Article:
B: That poor Academy Orchestra. As soon as the director of Foreign Language Film winner Ida started barreling through the playoff music TWICE, a precedent was set, and speeches went on for as long as people wanted them too. Nothing as long and ridiculous as the Ida speech, thankfully. However, lots of politically and socially charged speeches in the house, with ALS awareness from both Julianne Moore and Eddie Redmayne, talk of suicide from Imitation Game screenwriter Graham Moore, and the winners of Live-Action AND Documentary Short. But of course, nothing could top the first speech of the night, where J.K. Simmons let everyone know that you should call your mom. What a sweetheart!!!!

N: Just Keep Simmons is the fucking best. Anybody who disagrees with that is a sociopath. Patricia Arquette, his Supporting counterpart, also brought the house down when she made an impassioned plea for wage equality (bringing Queen Meryl to her feet, which deserves a second Oscar in and of itself). I understand there has since been an Internet kerfuffle about her further speech in the press room, but we are choosing not to discuss that today.

B: This is neither the time nor the place. We had to endure a night of John Travolta creepily touching Idina Menzel’s face, Sean Penn making a NOT-OK immigration “joke,” and musical performances from Adam Levine AND Tim McGraw? Did anything GOOD happen?

N: EVERYTHING WAS AWESOME LAST NIGHT FOR ONE HOT SECOND, BEN. When The Lonely Island appeared on stage wearing matching powder-blue suits and capes, I realized that, in fact, my whole life had been leading up to this moment. “Glory” was very good and very much deserved to win, but I confess to being SLIGHTLY disappointed that my favorite fake-rap group, who always bring a healthy amount of ridiculousness to everything forever, don’t have an Oscar.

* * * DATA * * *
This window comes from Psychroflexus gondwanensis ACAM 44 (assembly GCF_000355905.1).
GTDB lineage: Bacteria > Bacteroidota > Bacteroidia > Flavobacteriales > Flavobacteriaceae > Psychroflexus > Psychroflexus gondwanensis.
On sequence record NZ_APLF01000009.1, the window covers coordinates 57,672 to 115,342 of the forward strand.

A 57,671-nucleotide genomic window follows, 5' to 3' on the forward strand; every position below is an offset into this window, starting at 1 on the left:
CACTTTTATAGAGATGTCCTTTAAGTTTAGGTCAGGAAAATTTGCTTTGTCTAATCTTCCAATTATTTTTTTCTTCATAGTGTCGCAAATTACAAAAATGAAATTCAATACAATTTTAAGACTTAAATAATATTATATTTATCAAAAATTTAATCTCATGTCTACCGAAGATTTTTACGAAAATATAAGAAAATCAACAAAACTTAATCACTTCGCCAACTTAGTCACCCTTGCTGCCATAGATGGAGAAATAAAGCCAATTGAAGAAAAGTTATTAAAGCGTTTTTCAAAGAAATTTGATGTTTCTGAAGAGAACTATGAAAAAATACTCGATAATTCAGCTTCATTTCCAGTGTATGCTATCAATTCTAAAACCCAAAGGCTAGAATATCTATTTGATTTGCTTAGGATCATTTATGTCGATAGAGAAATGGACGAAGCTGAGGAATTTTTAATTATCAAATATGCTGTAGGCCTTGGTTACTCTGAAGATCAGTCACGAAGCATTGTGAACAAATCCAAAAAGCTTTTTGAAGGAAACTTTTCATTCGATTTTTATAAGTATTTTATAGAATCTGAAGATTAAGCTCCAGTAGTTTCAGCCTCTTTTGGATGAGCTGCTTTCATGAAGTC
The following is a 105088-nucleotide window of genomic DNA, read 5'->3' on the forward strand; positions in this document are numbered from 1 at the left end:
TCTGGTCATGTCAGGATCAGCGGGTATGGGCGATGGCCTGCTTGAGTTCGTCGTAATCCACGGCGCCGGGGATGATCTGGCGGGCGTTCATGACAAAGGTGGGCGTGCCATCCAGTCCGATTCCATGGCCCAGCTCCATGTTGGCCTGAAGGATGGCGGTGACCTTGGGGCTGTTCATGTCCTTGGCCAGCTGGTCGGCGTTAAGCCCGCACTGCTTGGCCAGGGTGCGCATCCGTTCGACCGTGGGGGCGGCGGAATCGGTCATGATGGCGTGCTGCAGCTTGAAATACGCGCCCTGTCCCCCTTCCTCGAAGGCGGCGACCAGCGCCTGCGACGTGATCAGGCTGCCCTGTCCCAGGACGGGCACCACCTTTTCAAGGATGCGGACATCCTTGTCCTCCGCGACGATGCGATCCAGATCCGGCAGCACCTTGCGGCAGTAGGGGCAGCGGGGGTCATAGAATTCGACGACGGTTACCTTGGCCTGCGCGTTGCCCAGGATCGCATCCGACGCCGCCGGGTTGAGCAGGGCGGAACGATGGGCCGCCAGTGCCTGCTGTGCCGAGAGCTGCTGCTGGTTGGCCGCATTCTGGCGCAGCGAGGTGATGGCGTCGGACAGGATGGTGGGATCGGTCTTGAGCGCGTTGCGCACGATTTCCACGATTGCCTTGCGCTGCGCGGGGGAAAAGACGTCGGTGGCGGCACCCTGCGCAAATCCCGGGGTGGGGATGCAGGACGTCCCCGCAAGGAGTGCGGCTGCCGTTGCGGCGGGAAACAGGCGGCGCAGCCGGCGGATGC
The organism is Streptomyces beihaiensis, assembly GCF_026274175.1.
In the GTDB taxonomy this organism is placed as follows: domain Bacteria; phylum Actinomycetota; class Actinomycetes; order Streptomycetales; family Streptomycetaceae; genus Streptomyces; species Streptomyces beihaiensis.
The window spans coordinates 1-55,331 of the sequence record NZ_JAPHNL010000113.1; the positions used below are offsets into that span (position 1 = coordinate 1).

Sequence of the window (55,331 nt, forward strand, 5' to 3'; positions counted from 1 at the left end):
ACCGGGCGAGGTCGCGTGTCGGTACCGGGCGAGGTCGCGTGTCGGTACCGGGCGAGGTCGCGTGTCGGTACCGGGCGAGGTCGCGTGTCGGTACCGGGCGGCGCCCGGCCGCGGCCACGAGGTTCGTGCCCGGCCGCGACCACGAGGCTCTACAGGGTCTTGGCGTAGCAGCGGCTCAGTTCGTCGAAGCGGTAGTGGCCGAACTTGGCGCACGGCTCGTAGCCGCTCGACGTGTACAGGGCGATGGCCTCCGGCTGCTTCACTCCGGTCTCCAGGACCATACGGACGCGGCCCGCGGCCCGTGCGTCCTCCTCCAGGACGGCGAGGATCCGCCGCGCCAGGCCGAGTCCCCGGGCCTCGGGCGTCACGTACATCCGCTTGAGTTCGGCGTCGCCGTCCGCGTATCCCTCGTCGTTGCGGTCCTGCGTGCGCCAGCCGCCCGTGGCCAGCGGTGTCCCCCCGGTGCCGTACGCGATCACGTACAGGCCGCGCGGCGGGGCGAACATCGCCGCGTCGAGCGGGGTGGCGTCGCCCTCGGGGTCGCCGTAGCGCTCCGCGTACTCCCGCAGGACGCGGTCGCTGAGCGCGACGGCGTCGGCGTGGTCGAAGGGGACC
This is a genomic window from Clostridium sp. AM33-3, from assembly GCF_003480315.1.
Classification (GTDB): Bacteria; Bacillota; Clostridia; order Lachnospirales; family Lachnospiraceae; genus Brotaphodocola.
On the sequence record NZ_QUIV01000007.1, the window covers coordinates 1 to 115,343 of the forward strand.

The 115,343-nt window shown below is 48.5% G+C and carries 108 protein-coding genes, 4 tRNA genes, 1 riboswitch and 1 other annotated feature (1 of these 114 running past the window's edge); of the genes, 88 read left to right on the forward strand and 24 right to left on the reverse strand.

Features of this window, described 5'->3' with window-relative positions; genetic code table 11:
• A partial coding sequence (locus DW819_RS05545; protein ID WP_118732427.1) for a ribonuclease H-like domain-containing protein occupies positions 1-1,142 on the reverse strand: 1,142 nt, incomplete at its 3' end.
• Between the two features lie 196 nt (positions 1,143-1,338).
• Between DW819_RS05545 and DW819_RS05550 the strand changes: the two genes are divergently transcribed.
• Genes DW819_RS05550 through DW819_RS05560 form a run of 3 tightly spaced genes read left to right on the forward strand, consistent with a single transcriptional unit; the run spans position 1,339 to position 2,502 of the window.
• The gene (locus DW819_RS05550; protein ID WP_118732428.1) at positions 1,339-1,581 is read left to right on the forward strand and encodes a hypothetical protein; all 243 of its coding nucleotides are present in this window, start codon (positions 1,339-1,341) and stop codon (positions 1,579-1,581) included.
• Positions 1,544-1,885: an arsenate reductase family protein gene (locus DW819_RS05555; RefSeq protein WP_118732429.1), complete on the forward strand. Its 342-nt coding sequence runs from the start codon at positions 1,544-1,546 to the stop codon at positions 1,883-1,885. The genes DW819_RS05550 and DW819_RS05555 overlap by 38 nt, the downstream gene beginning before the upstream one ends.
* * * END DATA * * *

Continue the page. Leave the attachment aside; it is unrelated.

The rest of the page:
B: The “Everything is Awesome” performance was hands-down the best thing that happened last night – it was sudden kick of energy, excitement, and FUN in an otherwise dour and self-serious evening. The Lonely Island and Tegan & Sara knocked this one out of the park, along with help from Mark Mothersbaugh, Questlove, and Will Arnett as Batman. But you cannot deny the sheer power of that “Glory” performance. It was a battle cry for all of those out there still fighting the good fight, and a continued testament to the power of the film Selma. I’m sure there were lots of people there thinking “Shit, I think we should’ve voted THAT for Best Picture…”

N: I can’t deny it – the “Glory” performance was pretty incredible. I just have such a soft spot for Andy, Jorma and Akiva. Add Will Arnett to that mix and you’ve basically killed me. And speaking of songs, even though I was kind of mad at this part because it made the show run super long and I’m really sleepy today, Lady Gaga KILLED that Sound of Music medley SO HARD. I mean, damn. Having Julie Andrews come out and hug her after was just the icing on the cake, and by “icing on the cake” I mean “tears on my face.”

B: I mean, she can sing, this is true. But also, why????? Lots of other movies are celebrating their 50th anniversary, that doesn’t mean we should get Janelle Monae to sing a song from that movie…..actually wait, that SHOULD happen. Ugh, let’s just get this next Oscar year rolling. I don’t know about you, but I’ll take a Lego Oscar over a real one any day.

N: Yeah, Emma Stone and Channing Tatum seemed to be having a fucking ball with their Lego Oscars, so if it’s good enough for them, it’s definitely good enough for me. But, yes, let’s close the door on this weird, half-thrilling, half-super boring Oscars season. And because we are masochists, we’ll be back to do this all over again next year!

B: Until next time, I’m gonna do what Jack Black did in that Opening Number and RAGE QUIT THESE AWARDS.


We promise we won’t succumb to the post-Oscar slump – or, at least we’ll try not to. Pieces on Parks & Rec‘s series finale and a new ICYMI coming up, this week!